Sunday, 18 March 2018

Final thoughts following my withdrawal from my PhD.

Happy days: PhDing at the NHM with the holotype of Polacanthus foxii.

We rightly hear a lot about early career researchers (ECRs) and the trials they face as they embark on their careers as scientists and academics, a daunting and challenging time in any scientist’s life. However, there is also a smaller group of people active in academia who are a bit longer in the tooth and might well have already had a career, or at least still be in the middle of one. These are the mature students, and I was one of them.

I came to academia late in life. I was in my early 40’s when I realised I wanted to become engaged in paleontological research in a more formal and structured manner than just picking bits of dinosaur bone off the beach on my frequent trips to the Isle of Wight (an activity I still enjoy). In 2010 I went on a week’s dig on the Hell Creek, followed a year later by the SVP at Las Vegas and from there became a research associate at the National Oceanography Centre Southampton (NOCS), part of the University of Southampton. I had tried to apply for an MRes course but it was suggested I didn’t have the qualifications. Actually, that’s correct. I have three ‘O’ levels, a general art and design certificate and a B/TEC in Graphic Design… and that’s the lot (I fluffed several ‘O’ levels because I was bad at exams and got in a panic; I’ve been an advocate of continuous assessment ever since). But I had relevant “life experience” after a long career in graphics. I was an active paleontological researcher and had presented my work and co-hosted workshops at international meetings etc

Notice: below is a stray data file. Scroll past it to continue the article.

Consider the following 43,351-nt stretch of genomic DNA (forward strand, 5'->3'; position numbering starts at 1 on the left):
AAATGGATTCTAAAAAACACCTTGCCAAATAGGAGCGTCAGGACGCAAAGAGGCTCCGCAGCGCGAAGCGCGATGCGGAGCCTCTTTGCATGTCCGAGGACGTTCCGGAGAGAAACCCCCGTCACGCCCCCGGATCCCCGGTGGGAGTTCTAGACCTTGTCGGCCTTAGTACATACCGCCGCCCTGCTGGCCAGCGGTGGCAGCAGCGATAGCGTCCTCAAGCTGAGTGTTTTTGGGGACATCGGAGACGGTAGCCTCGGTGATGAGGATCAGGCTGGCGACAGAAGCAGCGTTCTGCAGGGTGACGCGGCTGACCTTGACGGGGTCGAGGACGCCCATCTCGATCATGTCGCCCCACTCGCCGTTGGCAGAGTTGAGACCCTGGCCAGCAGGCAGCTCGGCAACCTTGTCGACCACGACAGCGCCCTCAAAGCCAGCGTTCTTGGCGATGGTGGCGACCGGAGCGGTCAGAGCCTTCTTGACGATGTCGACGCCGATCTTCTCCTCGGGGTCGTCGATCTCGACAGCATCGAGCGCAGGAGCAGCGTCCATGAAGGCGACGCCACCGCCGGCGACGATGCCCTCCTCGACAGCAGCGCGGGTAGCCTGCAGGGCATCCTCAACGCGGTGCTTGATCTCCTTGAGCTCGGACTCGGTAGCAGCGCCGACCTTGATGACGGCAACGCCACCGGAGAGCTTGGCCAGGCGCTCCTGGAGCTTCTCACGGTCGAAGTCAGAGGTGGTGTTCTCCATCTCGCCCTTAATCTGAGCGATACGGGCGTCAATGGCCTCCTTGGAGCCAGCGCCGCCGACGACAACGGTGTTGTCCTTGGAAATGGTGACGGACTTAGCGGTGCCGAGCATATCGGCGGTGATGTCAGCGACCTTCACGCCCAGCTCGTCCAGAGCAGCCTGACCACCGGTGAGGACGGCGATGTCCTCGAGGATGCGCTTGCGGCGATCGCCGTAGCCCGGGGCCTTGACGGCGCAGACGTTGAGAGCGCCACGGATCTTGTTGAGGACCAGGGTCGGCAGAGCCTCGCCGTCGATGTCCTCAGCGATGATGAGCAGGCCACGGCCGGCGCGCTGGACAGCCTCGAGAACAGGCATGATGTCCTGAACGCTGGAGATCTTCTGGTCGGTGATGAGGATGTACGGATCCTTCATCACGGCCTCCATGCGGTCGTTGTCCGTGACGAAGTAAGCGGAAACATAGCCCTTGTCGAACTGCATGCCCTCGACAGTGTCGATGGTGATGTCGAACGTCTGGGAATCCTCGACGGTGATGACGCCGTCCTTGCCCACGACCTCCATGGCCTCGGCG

Growing up, university was never mentioned at school or home, except once when my physics teacher told me he’d buy me pint when I got my degree. University was not on the radar at all, it was an option so out of my reach that it was never discussed, ever. It never occurred to me I could go on to higher education. So I went to art school, got my graphic design qualification and that’s been my career for over 30 years, the last 14 of them running my own business.

When I was offered the opportunity to study for a self-funded, part-time vertebrate palaeontology PhD at NOCS, I was both surprised and excited. I went through the process of application, had my interview (toughest I’d ever done) and to my joy and amazement was accepted. I was very happy; here was a chance to make up for opportunities I didn’t have when younger. I was the first of my family to go to university.

Part of the reason I left salaried employment to run a business was that I wanted to study more, but the reality of being a sole trader made that difficult to achieve, and this became clear in the first couple of years. Structured courses were problematic as my day job comes first and I ended up missing exams etc to meet deadlines; weekends were spent working and lessons would be missed, and even part-time distance learning proved to much. Work comes first, end of. No work, no money.

The PhD was different. I could plan my research and even if I didn’t go near it for months could come back when things were quiet and resume without problem. Even on days I was stacked with work I could move my research on even if only incrementally. I’d send an email, download a paper, make a note of something, process data on an idle machine or any other of the myriad of activities a PhD student has do. It didn’t impact my work, but the tiny tasks returned tangible results, gave me a sense I was still progressing and during downtime I could make good headway. I enjoyed this period of my degree immensely. I was learning and becoming part of the wider community of palaeontologists who work on vertebrates. Even though I was 200 miles from the department I felt part of the Vertebrate Palaeontology (VP) group. The PhD began to feed back into my day job in ways I'd never anticipated, but were enormously beneficial.